From Jihad Watch
Indonesia is descending into the pit of Islamization, and this is now evident on its campuses:
Walking through Indonesian college campuses today, it’s easy to spot the young women clad head-to-toe in black amongst the sea of students wearing jeans and brightly colored batik. These women in black, along with many of their male classmates, have recently “hijrahed.” In Arabic, the word hijrah literally means, “to migrate or emigrate,” and is traditionally used to describe the Prophet Muhammad’s migration from Mecca to Medina. In Indonesia, the term has come to encompass a variety of movements and ideologies in which nominal Muslims are “born again,” and begin to seriously study religion.”
There are other signals pointing to the Islamization of the country. Indonesia deployed 200,000 police to protect Christmas celebrations from Islamic jihad massacres, and on the island of West Sumatra, Christians were banned from Christmas home celebrations.
It doesn’t bode well for Indonesia, which was once deemed to be “moderate.” As Jihad Watch reported in September, “born-again” Muslims have been driving social changes, encouraging Muslim-targeted housing and Sharia banking.
The “highly conservative head of the Indonesian Ulama Council,” Ma’ruf Ami, is said to wield “unprecedented influence” in the country. He defines his own version of “moderate Islam” that he wants for Indonesia. He stated at a seminar organized by the Indonesian Mosque Council in Jakarta: “What ulemas like us must do is build a Muslim brotherhood, a national brotherhood and then a brotherhood of humanity.” His declaration about “brotherhood for humanity” reveals his adherence to the Islamic tenet of global conquest. Saudi Arabia, meanwhile, has been quietly spreading its “brand of puritanical Islam” in Indonesia. In fact, the quiet impact of Saudi Arabia in spreading Wahhabism has been massive, and contrasts with its public image of undergoing a reformation, which has the naïve fooled.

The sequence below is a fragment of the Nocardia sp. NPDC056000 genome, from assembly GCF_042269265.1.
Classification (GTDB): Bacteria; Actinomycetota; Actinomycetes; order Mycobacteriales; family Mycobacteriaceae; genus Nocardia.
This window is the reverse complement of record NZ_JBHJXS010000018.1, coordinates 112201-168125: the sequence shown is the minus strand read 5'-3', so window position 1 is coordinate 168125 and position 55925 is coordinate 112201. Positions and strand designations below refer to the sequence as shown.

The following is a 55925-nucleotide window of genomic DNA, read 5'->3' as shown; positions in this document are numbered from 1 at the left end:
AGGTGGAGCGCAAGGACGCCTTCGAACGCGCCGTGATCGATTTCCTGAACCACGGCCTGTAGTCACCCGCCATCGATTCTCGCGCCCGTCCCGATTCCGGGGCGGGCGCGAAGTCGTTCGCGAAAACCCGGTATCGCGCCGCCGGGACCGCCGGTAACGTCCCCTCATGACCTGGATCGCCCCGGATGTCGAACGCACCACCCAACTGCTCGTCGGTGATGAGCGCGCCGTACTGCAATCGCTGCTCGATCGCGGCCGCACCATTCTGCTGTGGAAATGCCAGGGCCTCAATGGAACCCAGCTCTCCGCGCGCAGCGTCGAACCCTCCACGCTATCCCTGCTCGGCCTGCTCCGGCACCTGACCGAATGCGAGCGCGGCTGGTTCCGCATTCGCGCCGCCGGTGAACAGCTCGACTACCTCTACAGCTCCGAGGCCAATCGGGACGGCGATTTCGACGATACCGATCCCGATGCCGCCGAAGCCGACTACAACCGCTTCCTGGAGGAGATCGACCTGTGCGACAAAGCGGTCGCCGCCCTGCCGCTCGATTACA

According to the article in Foreign Policy, Extremism Is Riyadh’s Top Export, Indonesian leaders are well aware of “Saudi Arabia’s true motives and were only superficially playing along”:
They didn’t want to accept Saudi money at all, but they had no choice. They were desperate for funds for schools, clothes, and even health care. They thought they could control the impact of Saudi ideology, preventing it from taking root in the culture. What emboldened them was the notion that Wahhabi traditions were foreign to their local culture and thus something that would never resonate with local people. They were wrong……Islam was in the process of becoming homogenized, rendered more synonymous with Wahhabism and Arab culture generally.
According to the New York Times:
“In Indonesia, Salafi ideology has penetrated urban and rural, civil servants and villagers,” said Din Wahid, a theologian at Syarif Hidayatullah State Islamic University. “They see corruption all around them and say that it is only Shariah and restoring a caliphate that will be able to fix society.”
The New York Times article has further noted that in Indonesia, Saudi Arabia is above questioning:
Perhaps the most influential Saudi investment in Indonesia is the Institute for the Study of Islam and Arabic, known by the Indonesian acronym, Lipia, where classes are segregated by gender and teach the fundamentalist Wahhabi theology that dominates in Saudi Arabia.
“Even though Indonesian Islam is a syncretic, cultural Islam, we are taught that anything from Saudi, the country of Mecca and Medina, must be authentic and good,” said Ulil Abshar Abdalla, the coordinator of the Liberal Islam Network, who studied at Lipia.
That same premise that Saudi Arabia’s teachings about Islam are above reproach has entered Western countries.